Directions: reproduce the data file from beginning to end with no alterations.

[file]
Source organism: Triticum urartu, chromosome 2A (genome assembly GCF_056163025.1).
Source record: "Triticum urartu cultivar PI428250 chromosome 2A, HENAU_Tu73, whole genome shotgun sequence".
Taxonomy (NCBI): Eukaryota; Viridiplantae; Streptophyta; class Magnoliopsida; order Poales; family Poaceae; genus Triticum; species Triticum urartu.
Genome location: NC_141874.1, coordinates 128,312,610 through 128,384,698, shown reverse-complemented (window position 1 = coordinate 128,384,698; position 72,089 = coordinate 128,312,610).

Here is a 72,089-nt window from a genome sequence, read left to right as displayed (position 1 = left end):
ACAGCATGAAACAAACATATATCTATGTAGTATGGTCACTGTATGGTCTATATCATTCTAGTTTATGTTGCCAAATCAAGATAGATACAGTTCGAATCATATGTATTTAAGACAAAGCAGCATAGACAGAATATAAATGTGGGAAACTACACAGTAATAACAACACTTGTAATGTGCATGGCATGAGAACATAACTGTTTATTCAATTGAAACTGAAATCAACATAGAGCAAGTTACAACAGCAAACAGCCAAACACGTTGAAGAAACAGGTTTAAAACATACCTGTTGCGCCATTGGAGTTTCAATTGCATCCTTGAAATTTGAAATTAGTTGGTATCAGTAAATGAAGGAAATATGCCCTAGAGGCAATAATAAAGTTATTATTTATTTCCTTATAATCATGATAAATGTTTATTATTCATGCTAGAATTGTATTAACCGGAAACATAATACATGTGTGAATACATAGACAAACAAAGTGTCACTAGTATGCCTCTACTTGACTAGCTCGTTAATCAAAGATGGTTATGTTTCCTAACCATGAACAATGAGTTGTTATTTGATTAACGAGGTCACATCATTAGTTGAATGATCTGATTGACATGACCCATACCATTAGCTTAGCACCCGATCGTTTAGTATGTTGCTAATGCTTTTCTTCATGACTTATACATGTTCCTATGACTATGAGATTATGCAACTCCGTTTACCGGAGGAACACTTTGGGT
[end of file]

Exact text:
Source organism: Triticum urartu, chromosome 2A (genome assembly GCF_056163025.1).
Source record: "Triticum urartu cultivar PI428250 chromosome 2A, HENAU_Tu73, whole genome shotgun sequence".
Taxonomy (NCBI): Eukaryota; Viridiplantae; Streptophyta; class Magnoliopsida; order Poales; family Poaceae; genus Triticum; species Triticum urartu.
Genome location: NC_141874.1, coordinates 128,312,610 through 128,384,698, shown reverse-complemented (window position 1 = coordinate 128,384,698; position 72,089 = coordinate 128,312,610).

Here is a 72,089-nt window from a genome sequence, read left to right as displayed (position 1 = left end):
ACAGCATGAAACAAACATATATCTATGTAGTATGGTCACTGTATGGTCTATATCATTCTAGTTTATGTTGCCAAATCAAGATAGATACAGTTCGAATCATATGTATTTAAGACAAAGCAGCATAGACAGAATATAAATGTGGGAAACTACACAGTAATAACAACACTTGTAATGTGCATGGCATGAGAACATAACTGTTTATTCAATTGAAACTGAAATCAACATAGAGCAAGTTACAACAGCAAACAGCCAAACACGTTGAAGAAACAGGTTTAAAACATACCTGTTGCGCCATTGGAGTTTCAATTGCATCCTTGAAATTTGAAATTAGTTGGTATCAGTAAATGAAGGAAATATGCCCTAGAGGCAATAATAAAGTTATTATTTATTTCCTTATAATCATGATAAATGTTTATTATTCATGCTAGAATTGTATTAACCGGAAACATAATACATGTGTGAATACATAGACAAACAAAGTGTCACTAGTATGCCTCTACTTGACTAGCTCGTTAATCAAAGATGGTTATGTTTCCTAACCATGAACAATGAGTTGTTATTTGATTAACGAGGTCACATCATTAGTTGAATGATCTGATTGACATGACCCATACCATTAGCTTAGCACCCGATCGTTTAGTATGTTGCTAATGCTTTTCTTCATGACTTATACATGTTCCTATGACTATGAGATTATGCAACTCCGTTTACCGGAGGAACACTTTGGGT